TV-14. Color me surprised. I simply assumed it was kind of raunchy. It does have language. I'm not saying that the language is intense, but it is fairly constant throughout. There's a decent amount of implied sexuality as well, but nothing really hits the screen. I wouldn't show this to a kid under any circumstances, but it is fairly tempered for what it could be. I simply assumed Adam Devine would be in a TV-MA easily. Not so much. TV-14!
DIRECTOR: Ari Sandel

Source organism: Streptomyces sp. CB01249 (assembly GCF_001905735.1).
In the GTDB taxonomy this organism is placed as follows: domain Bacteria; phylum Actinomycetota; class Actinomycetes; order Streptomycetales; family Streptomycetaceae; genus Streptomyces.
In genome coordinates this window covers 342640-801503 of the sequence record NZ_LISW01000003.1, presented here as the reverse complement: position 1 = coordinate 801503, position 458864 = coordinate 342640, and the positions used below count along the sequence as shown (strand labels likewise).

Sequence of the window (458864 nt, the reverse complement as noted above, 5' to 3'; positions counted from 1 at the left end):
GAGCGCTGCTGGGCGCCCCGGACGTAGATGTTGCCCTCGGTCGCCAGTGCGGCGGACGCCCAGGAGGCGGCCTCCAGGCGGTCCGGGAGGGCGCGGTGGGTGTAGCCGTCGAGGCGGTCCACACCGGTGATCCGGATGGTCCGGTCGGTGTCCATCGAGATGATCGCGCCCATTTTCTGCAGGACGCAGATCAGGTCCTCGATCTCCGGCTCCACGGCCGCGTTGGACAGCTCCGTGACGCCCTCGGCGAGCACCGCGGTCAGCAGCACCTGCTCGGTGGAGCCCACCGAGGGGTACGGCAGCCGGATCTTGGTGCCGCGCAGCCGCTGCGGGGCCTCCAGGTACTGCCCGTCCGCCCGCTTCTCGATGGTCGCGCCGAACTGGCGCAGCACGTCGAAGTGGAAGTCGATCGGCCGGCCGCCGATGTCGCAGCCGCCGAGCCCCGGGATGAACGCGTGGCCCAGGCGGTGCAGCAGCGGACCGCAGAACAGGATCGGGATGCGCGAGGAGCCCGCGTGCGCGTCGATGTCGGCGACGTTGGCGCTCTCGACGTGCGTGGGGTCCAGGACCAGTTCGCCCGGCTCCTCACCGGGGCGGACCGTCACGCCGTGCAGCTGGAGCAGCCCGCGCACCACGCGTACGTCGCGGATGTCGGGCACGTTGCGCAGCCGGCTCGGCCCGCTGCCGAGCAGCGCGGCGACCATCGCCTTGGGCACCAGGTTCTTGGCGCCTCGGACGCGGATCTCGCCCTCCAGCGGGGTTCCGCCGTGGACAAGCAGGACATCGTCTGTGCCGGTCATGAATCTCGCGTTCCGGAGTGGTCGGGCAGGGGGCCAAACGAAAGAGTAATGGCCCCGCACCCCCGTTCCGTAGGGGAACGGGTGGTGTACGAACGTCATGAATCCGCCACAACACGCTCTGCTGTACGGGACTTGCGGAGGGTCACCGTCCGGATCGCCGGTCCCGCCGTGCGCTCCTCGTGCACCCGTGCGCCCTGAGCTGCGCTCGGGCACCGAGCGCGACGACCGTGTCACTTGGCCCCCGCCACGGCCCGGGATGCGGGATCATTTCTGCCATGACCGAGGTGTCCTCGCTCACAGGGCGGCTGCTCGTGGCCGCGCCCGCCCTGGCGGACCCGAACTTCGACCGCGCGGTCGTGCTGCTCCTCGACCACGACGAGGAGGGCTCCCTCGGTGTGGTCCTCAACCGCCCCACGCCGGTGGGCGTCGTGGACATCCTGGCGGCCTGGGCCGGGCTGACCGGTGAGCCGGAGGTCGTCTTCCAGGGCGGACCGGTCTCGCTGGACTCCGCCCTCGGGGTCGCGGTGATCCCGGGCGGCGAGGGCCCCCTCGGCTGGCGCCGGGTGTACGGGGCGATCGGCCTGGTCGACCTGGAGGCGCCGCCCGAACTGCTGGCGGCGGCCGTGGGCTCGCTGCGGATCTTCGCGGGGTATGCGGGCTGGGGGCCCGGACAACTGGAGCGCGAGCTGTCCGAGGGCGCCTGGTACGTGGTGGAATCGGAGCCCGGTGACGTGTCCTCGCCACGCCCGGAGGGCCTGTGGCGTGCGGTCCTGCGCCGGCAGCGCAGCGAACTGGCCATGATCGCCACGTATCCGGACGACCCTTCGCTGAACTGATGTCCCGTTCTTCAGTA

Guys, we did it. We finally found a not super-famous rom-com that was extremely enjoyable for the both of us. It is a bit of a cheat though. Like, I'm counting this as a win and no one can really take it away from me, but it made time travel a central element and it actually did time travel moderately well. I'm going to get this caveat out of the way because I don't want to be ducking out of a train of thought to talk about what I like about time travel. Good time travel is a couple of things. 1) It sets its own rules and sticks with them. 2) It makes you think about how things work in the universe of time travel. 3) It all comes back. 4) It does something new. I hate to say it, but When We First Met covers all of those criteria. I might be a little afraid to watch it again because there's a chance that there might be a giant time travel plot hole, but I kept talking during it about why certain details were happening due to time travel things. I watch romantic comedies to get my wife all twitterpated and all I can do is nerd out over the rules of time travel. My bad. But I wasn't rolling my eyes and I was seriously invested in the movie. That's probably more important.